Enablers of, and barriers to, optimal glove and mask use for routine care in the emergency department: an ethnographic study of Australian clinicians
The risk of healthcare-acquired infection increases during outbreaks of novel infectious diseases. Emergency department (ED) clinicians are at high risk of exposure to both these and common communicable diseases. Personal protective equipment (PPE) is recommended to protect clinicians from acquiring, or becoming vectors of, infection, yet compliance is typically sub-optimal. Little is known about factors that influence use of PPE—specifically gloves and masks—during routine care in the ED.
This was an ethnographic study, incorporating documentation review, field observations and interviews. The theoretical domains framework (TDF) was used to aid thematic analysis and identify relevant enablers of and barriers to optimal PPE use.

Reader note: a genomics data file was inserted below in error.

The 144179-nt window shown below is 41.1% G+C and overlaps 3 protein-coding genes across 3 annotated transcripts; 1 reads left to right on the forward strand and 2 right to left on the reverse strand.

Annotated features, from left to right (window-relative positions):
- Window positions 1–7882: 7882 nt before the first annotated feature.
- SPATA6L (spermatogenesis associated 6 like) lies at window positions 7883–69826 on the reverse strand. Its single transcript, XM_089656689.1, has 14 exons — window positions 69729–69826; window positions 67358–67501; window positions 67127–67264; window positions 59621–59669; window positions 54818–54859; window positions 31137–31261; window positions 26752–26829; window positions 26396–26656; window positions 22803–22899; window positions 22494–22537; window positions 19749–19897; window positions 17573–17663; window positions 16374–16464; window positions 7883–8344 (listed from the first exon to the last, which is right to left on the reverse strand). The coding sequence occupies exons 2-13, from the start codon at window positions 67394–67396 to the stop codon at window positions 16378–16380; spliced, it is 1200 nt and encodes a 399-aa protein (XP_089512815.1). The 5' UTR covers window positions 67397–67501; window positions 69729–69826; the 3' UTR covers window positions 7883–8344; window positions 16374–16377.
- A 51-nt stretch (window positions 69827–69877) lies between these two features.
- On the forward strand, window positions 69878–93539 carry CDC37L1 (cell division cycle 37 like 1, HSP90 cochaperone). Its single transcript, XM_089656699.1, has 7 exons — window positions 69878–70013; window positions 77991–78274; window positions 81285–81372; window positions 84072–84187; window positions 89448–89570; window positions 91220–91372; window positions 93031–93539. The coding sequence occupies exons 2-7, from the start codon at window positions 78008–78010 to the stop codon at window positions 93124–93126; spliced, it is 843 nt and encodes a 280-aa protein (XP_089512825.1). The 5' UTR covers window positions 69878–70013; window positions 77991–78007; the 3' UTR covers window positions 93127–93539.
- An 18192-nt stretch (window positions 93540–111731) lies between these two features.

Thirty-one behavioural themes were identified that influenced participants’ use of masks and gloves. There were significant differences, namely: more reported enablers of glove use vs more barriers to mask use. Reasons included more positive unit culture towards glove use, and lower perception of risk via facial contamination.
Emerging infectious diseases, spread (among other routes) by respiratory droplets, have caused global outbreaks. Emergency clinicians should ensure that, as with gloves, the use of masks is incorporated into routine cares where appropriate. Further research which examines items of PPE independently is warranted.